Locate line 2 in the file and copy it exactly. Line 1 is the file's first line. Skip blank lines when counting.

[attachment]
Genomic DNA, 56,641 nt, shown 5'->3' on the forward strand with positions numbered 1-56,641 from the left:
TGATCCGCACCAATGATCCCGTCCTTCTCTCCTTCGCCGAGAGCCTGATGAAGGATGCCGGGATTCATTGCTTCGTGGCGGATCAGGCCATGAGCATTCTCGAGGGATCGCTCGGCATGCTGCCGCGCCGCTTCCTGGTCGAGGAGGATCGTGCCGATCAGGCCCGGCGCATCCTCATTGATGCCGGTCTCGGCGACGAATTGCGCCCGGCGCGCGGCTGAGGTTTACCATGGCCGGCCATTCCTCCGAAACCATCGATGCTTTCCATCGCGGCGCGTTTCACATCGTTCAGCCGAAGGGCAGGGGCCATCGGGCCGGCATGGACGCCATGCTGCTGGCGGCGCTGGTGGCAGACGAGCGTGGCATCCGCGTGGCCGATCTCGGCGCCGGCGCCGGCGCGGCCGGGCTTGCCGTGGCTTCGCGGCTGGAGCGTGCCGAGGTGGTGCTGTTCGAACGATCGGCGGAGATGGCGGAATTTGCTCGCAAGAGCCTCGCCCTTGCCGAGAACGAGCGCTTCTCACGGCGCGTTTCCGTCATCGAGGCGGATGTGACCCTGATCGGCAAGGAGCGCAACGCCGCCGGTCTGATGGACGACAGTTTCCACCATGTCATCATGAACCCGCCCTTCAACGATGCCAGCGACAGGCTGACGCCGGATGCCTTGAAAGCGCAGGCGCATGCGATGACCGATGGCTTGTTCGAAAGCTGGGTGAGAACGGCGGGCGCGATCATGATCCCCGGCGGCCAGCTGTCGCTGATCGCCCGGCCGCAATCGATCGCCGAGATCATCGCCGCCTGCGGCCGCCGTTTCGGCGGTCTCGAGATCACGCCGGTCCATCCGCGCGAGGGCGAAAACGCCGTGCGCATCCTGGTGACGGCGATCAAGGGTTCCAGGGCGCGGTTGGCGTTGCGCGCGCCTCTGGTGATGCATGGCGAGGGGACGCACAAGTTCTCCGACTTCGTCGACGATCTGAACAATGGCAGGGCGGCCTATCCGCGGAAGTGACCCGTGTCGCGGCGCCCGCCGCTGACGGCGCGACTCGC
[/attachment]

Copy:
TGATCCGCACCAATGATCCCGTCCTTCTCTCCTTCGCCGAGAGCCTGATGAAGGATGCCGGGATTCATTGCTTCGTGGCGGATCAGGCCATGAGCATTCTCGAGGGATCGCTCGGCATGCTGCCGCGCCGCTTCCTGGTCGAGGAGGATCGTGCCGATCAGGCCCGGCGCATCCTCATTGATGCCGGTCTCGGCGACGAATTGCGCCCGGCGCGCGGCTGAGGTTTACCATGGCCGGCCATTCCTCCGAAACCATCGATGCTTTCCATCGCGGCGCGTTTCACATCGTTCAGCCGAAGGGCAGGGGCCATCGGGCCGGCATGGACGCCATGCTGCTGGCGGCGCTGGTGGCAGACGAGCGTGGCATCCGCGTGGCCGATCTCGGCGCCGGCGCCGGCGCGGCCGGGCTTGCCGTGGCTTCGCGGCTGGAGCGTGCCGAGGTGGTGCTGTTCGAACGATCGGCGGAGATGGCGGAATTTGCTCGCAAGAGCCTCGCCCTTGCCGAGAACGAGCGCTTCTCACGGCGCGTTTCCGTCATCGAGGCGGATGTGACCCTGATCGGCAAGGAGCGCAACGCCGCCGGTCTGATGGACGACAGTTTCCACCATGTCATCATGAACCCGCCCTTCAACGATGCCAGCGACAGGCTGACGCCGGATGCCTTGAAAGCGCAGGCGCATGCGATGACCGATGGCTTGTTCGAAAGCTGGGTGAGAACGGCGGGCGCGATCATGATCCCCGGCGGCCAGCTGTCGCTGATCGCCCGGCCGCAATCGATCGCCGAGATCATCGCCGCCTGCGGCCGCCGTTTCGGCGGTCTCGAGATCACGCCGGTCCATCCGCGCGAGGGCGAAAACGCCGTGCGCATCCTGGTGACGGCGATCAAGGGTTCCAGGGCGCGGTTGGCGTTGCGCGCGCCTCTGGTGATGCATGGCGAGGGGACGCACAAGTTCTCCGACTTCGTCGACGATCTGAACAATGGCAGGGCGGCCTATCCGCGGAAGTGACCCGTGTCGCGGCGCCCGCCGCTGACGGCGCGACTCGC